AND SUSAN COLLINS EXPLAINS WHY SHE IS A YES VOTE
In the Senate today, Maine Sen. Susan Collins has indicated she is a “yes” vote on the nomination of Brett Kavanaugh to the Supreme Court. Her decision is in stark contrast to the one made earlier today by Sen. Lisa Murkowski of Alaska.
Collins said the Senate must not abandon the legal presumption of innocence until proven guilty.
“Our Supreme Court confirmation process has been in steady decline for more than 30 years,” Collins said. “One can only hope the Kavanaugh nomination is where the process has finally hit rock bottom.”
LISA MURKOWSKI, AS TRANSCRIBED BY THE NEW YORK TIMES
Senator Lisa Murkowski’s statement to reporters this morning following her “no” vote on the cloture — the proceeding to the floor with the confirmation vote of Brett Kavanaugh:
I did not come to a decision on this until walking onto the floor this morning. I have been wrestling to really try to know what is fair and what is right, and the truth is, that none of this has been fair.
This hasn’t been fair to the judge, but I also recognize that we need to have institutions that are viewed as fair and if people who are victims, people who feel that there is no fairness in our system of government, particularly in our courts, then you’ve gone down a path that is not good and right for this country. And so I have been wrestling with whether or not this was about qualifications of a good man or is this bigger than the nomination.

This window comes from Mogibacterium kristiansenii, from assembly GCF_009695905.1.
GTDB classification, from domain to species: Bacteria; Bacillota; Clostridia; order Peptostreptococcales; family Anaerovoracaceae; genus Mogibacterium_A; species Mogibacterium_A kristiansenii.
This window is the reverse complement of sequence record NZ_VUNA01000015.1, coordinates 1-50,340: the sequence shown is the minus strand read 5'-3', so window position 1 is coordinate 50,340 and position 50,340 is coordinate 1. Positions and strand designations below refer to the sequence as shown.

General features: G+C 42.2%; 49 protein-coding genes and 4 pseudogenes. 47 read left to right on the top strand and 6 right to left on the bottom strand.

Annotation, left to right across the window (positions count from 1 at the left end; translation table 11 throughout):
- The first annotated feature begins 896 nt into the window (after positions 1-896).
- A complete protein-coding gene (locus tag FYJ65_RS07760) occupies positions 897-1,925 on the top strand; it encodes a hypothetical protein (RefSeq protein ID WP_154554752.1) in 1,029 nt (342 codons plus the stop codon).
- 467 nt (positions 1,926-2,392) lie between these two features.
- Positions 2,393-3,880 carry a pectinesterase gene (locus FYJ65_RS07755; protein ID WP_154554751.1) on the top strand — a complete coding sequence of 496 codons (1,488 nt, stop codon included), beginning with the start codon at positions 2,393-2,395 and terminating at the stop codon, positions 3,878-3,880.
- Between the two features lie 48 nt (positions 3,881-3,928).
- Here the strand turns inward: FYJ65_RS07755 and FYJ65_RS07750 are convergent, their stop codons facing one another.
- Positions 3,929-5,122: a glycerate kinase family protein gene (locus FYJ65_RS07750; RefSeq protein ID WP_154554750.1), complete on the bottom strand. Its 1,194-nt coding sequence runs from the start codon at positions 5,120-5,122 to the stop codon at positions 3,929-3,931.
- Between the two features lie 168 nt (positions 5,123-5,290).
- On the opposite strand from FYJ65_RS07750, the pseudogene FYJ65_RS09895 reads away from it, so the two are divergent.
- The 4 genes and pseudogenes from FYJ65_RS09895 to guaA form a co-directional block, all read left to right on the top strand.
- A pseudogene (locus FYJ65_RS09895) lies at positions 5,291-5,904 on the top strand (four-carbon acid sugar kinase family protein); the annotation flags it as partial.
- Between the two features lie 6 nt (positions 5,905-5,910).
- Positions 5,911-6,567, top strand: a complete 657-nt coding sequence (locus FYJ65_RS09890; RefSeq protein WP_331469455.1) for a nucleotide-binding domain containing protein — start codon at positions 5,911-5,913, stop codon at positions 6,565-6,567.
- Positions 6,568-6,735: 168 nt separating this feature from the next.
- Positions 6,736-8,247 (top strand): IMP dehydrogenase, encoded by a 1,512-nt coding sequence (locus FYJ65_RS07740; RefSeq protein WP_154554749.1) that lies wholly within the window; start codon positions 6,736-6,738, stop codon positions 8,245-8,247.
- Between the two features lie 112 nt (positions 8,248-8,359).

And I believe we’re dealing with issues right now that are bigger than the nominee and how we ensure fairness and how our legislative and judicial branch can continue to be respected. This is what I have been wrestling with, and so I made the — took the very difficult vote that I did.
I believe Brett Kavanaugh’s a good man. It just may be that in my view he’s not the right man for the court at this time. So I have taken my vote here this morning, I’m going to go back to my office and write a floor statement that is more fulsome and have the opportunity to have that.
But this has truly been the most difficult evaluation of a decision that I have ever had to make, and I’ve made some interesting ones in my career. But I value and respect where my colleagues have come down from in their support for the judge, and I think we’re at a place where we need to begin thinking about the credibility and integrity of our institutions.